Montreal activist’s powerful book ‘Policing Black Lives’ gives the history of Canada they don’t teach in schools
December 5, 2017
By jesse chase, AFROPUNK Contributor
Montreal activist and Black Lives Matter organizer Robyn Maynard has written a major work called Policing Black Lives: State Violence in Canada From Slavery To The Present (Fernwood Publishing). It’s the kind of book I wish I had grown up with. Maynard follows “the traditions of Black feminist activist-intellectuals such as Angela Davis (1998), Joy James (1996), Beth Richie (2012), Andrea Ritchie (2006), [and] Ruth Wilson Gilmore (2007)”, to name a few of the multitude of scholars and activists referenced.
Part of the importance of this book is its value as a reference to other crucial research being done. Maynard acknowledges the battles of everyday struggles and the work of Indigenous scholars and activists such as Sarah Hunt, Cindy Blackstock, Colleen Cardinal, Bridget Tolley, Lee Maracle, Leanne Betasamosake Simpson, Pamela Palmater, Eve Tuck, Naomi Sayers, Emma LaRocque, Chelsea Vowel, Bonita Lawrence, Arthur Manuel, Audra Simpson, Howard Adams and Lina Sunseri.
The book shakes off images that the Canadian government has continually projected of itself to the world, images of being a pinnacle of democracy and equality.
But the Canadian brand of multi-culturalism has been used as a form of erasure and violence against Black and Indigenous lives since the country’s conception. Since the beginning of colonisation, there was slavery in Canada. “After slavery’s abolition in 1834, though, anti-Black racism in Canada has been continually reconfigured to adhere to national myths of racial tolerance.” Canada often tries to make-believe that racism is only an American issue. “For instance, in 2016, shortly following the above-mentioned police killing of Abdirahman Abdi, Matt Skof, the president of the Ottawa Police Association, told the press that it was ‘unfortunate’ and that he was ‘worried’ that Canadians would assume race could play a factor in Canadian policing, arguing that those issues were only pertinent in United States (Nease 2016).”
Maynard has provided her readers with a compact encyclopedia of facts and work towards reformulating an accurate Canadian history that the government doesn’t want to teach.
Education has always been used as a form of violence against Black people. Whether it be through the school to prison pipeline or through the miseducation and virtual non-education of Blacks in Canada, as Black youth are often told they aren’t even capable of learning. “The history of nearly a hundred years of separate and unequal schooling in many provinces (separating Black from white students), which lasted until 1983,” has been left out of textbooks that “bore little allusion to any Black presence in Canada, erased two centuries of slavery, [and] included no mention of segregated schools.”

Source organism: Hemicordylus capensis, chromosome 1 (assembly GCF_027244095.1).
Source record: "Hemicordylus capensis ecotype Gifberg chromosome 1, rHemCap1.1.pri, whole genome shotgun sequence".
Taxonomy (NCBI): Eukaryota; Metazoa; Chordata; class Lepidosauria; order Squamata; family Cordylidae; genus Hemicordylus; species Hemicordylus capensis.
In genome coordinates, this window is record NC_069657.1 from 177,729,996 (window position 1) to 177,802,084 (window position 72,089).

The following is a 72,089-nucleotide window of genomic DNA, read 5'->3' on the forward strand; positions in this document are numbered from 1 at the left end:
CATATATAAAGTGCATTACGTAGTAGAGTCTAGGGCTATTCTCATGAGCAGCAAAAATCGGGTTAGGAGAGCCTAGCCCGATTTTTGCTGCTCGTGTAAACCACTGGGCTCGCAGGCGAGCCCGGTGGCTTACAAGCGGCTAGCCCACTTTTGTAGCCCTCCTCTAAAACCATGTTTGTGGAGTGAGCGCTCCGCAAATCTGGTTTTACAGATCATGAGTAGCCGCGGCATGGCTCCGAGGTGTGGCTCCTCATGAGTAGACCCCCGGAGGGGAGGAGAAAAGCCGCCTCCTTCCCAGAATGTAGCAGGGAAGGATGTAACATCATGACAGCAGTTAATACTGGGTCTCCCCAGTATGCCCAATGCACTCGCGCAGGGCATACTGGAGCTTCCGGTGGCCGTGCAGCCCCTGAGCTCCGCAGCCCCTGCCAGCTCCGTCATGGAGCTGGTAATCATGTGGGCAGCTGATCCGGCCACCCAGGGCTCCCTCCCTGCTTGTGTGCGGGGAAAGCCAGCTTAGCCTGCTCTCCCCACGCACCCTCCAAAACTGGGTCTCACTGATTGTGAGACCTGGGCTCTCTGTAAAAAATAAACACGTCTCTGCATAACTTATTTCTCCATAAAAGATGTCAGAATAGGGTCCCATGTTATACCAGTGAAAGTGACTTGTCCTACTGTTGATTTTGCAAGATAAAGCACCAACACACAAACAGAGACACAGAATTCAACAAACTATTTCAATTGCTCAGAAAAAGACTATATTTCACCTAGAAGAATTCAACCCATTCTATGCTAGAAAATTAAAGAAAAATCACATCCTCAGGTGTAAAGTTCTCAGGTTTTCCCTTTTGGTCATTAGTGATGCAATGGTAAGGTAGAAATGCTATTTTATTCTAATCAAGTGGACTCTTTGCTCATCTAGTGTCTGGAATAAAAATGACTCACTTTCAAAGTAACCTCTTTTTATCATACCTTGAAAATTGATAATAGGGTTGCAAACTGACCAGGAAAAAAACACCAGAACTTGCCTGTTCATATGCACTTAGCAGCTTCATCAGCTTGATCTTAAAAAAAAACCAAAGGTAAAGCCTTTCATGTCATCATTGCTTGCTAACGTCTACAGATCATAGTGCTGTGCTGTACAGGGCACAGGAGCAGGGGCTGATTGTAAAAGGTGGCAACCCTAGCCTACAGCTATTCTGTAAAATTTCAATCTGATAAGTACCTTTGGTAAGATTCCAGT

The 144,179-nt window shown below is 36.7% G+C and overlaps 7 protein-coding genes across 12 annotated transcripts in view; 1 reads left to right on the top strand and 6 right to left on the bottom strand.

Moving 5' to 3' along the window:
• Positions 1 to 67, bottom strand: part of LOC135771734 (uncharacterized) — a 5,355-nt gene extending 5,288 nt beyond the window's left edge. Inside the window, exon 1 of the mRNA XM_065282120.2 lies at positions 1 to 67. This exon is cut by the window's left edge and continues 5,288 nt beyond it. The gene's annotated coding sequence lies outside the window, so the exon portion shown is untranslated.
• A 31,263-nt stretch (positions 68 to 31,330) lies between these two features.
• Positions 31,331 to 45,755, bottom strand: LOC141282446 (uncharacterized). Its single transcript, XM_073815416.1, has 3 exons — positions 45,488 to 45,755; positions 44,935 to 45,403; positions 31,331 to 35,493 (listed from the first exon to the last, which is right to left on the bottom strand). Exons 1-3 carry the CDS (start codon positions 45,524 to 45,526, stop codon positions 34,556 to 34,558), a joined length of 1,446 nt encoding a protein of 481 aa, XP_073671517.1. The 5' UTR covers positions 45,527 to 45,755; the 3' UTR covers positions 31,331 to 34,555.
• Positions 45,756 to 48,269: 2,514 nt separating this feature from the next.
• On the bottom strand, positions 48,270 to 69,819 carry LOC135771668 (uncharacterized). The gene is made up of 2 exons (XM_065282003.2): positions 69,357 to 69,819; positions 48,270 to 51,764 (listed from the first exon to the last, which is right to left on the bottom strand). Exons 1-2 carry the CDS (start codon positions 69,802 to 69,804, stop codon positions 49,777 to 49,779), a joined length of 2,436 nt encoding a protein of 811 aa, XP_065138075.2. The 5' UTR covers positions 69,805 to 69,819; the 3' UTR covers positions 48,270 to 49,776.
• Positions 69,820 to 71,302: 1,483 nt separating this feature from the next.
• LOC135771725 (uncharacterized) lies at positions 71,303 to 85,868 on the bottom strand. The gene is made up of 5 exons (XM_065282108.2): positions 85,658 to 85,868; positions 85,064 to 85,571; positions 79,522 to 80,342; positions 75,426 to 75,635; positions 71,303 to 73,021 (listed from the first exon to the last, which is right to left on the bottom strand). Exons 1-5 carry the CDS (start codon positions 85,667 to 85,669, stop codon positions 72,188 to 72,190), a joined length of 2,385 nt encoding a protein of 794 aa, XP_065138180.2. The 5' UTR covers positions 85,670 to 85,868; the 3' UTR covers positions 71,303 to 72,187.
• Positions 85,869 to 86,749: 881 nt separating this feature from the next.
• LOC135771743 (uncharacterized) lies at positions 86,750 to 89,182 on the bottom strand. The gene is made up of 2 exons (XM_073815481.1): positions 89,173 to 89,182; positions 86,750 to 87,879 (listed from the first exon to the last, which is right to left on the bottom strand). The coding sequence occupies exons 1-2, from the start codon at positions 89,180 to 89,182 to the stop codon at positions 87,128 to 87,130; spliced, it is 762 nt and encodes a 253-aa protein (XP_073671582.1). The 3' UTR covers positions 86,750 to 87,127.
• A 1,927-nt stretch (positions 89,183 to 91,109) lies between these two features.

Governmental anti-blackness is a global oppression. “In 2016, to little media fanfare, the United Nations’ Committee on Economic, Social and Cultural Rights (cescr) confirmed that anti-Black racism in Canada is systemic. The committee highlighted enormous racial inequities with respect to income, housing, child welfare rates, access to quality education and healthcare and the application of drug laws (U.N. cescr 2016).”
Part of what makes this book so unique is that Maynard compiles attention to children in the welfare system, gender, sexual violence and immigration as a form of state sanctioned violence in Canada.
“All Black people are not demonized equally or identically. Gender, sexual orientation, (dis)ability, mental health and place of birth also mediate the way that anti-Blackness is experienced.”
“Many poor Black mothers, for example, have experienced child welfare agents entering and searching their homes with neither warrant nor warning — in some instances seizing their children — as a result of an anonymous phone call,” she writes. “Black children and youth are vastly overrepresented in state and foster care.”
“In settler colonies like Canada and the United States, Black and Indigenous oppression are historically and currently connected. Indeed, recent writings by Black and Indigenous studies scholar Tiffany King (2013, 2014) argue that we cannot truly understand the conditions of Black life in settler societies without examining the relationship of anti-Blackness and slavery to settler colonialism and genocide. These were not, she argues, isolated historical processes. Instead, there was a relationship between the genocidal settlement project that tried to annihilate Indigenous peoples and take their land and the brutal logics of enslavement that attempted to reduce Black men, women and children into non-human things (King 2013; Sium 2013).”
There are really too many important facts and data provided in the book to talk about for this review, such as that there are more about 10,000 klansmen gathering today, or that some enslaved Black peoples actually escaped pre-Confederation Canada to seek freedom in the Northern states in the late eighteenth and early nineteenth centuries in a migration that has been called the “reverse Underground Railroad.”
I recommend this book to anyone and everyone, both Canadian and abroad.
It provides a grounding for the fight against anti-Black racism around the world, and gives a much needed representation of the roles of gender, sexuality and Indigenous solidarity in the struggle against racism. The book is in defense of all Black lives.